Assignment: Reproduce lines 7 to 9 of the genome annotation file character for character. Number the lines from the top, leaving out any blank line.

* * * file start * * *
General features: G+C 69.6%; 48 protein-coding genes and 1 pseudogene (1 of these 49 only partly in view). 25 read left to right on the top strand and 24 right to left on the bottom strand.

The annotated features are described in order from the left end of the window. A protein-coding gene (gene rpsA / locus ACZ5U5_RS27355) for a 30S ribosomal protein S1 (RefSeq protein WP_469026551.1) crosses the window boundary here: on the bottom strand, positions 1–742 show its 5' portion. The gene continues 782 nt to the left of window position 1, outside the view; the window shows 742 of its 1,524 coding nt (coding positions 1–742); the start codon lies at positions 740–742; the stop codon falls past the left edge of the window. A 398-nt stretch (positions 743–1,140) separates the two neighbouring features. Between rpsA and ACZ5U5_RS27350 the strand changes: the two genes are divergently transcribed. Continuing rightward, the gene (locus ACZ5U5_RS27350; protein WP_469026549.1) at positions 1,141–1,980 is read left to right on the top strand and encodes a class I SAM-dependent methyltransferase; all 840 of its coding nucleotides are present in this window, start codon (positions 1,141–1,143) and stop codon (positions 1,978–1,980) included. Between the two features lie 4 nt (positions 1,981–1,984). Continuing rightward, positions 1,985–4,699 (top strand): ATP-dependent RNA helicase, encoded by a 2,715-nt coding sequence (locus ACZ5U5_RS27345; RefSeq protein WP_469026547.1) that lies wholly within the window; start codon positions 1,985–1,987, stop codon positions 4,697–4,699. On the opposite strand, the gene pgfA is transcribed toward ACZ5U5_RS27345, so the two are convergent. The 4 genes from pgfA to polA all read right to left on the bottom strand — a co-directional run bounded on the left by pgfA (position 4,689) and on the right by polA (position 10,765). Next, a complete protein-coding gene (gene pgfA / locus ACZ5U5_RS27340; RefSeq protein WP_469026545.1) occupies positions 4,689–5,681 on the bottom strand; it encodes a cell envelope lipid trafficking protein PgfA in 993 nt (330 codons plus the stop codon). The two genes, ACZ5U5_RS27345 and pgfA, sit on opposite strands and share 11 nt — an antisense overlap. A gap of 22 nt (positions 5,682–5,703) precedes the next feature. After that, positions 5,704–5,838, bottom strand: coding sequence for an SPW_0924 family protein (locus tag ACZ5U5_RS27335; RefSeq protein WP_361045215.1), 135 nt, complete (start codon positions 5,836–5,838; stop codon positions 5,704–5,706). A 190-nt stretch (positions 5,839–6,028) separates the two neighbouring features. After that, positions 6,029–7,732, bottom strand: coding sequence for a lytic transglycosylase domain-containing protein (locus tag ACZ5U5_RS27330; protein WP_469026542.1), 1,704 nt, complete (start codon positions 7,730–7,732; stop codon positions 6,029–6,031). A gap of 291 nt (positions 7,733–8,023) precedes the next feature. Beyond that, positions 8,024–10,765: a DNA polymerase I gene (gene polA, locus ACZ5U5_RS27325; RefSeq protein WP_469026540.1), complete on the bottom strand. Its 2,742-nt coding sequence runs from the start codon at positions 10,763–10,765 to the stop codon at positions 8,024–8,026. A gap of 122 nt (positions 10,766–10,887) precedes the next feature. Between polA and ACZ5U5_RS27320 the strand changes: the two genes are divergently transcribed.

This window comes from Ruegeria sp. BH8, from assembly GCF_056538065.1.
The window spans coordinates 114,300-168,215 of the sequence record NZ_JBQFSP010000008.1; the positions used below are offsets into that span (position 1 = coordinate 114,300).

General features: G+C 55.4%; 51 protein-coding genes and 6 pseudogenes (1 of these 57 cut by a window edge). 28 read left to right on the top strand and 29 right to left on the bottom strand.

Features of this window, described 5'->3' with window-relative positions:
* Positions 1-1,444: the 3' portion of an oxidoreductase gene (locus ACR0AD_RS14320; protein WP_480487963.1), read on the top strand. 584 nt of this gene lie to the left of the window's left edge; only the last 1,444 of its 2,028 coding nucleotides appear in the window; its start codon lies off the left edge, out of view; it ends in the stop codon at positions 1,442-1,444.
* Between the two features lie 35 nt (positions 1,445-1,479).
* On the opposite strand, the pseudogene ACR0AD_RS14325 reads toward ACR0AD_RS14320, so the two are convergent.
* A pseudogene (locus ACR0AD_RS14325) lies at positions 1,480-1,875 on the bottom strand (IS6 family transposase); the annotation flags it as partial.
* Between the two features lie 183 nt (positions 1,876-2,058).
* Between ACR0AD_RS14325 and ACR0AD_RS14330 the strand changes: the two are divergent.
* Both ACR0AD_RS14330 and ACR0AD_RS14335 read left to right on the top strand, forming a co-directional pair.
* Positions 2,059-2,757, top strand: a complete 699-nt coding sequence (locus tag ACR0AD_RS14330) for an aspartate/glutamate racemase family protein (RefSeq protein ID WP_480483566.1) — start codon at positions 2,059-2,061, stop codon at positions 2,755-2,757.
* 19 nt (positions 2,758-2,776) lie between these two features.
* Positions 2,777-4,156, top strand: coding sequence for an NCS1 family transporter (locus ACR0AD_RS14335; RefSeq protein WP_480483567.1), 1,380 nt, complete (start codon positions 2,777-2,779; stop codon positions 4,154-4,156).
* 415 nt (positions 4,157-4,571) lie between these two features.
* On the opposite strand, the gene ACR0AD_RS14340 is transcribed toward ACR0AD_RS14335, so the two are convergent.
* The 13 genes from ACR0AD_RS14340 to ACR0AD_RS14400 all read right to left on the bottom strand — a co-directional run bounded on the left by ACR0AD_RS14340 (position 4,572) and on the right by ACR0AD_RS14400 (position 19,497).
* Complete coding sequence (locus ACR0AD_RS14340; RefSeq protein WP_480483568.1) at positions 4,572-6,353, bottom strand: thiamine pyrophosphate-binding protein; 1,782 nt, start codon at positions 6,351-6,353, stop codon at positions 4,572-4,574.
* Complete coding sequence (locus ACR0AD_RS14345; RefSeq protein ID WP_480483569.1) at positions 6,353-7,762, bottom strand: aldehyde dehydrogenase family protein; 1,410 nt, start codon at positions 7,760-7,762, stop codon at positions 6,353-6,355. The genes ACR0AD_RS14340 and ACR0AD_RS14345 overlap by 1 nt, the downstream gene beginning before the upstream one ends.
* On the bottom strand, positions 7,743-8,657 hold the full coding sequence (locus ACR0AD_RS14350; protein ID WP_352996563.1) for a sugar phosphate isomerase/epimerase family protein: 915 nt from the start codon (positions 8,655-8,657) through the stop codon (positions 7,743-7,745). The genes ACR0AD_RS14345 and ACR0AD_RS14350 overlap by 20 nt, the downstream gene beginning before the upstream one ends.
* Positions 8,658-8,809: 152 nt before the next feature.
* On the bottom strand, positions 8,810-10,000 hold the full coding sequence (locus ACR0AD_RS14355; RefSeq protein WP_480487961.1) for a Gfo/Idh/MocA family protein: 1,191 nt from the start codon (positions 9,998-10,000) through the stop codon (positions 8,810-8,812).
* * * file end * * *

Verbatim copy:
* Positions 1-1,444: the 3' portion of an oxidoreductase gene (locus ACR0AD_RS14320; protein WP_480487963.1), read on the top strand. 584 nt of this gene lie to the left of the window's left edge; only the last 1,444 of its 2,028 coding nucleotides appear in the window; its start codon lies off the left edge, out of view; it ends in the stop codon at positions 1,442-1,444.
* Between the two features lie 35 nt (positions 1,445-1,479).
* On the opposite strand, the pseudogene ACR0AD_RS14325 reads toward ACR0AD_RS14320, so the two are convergent.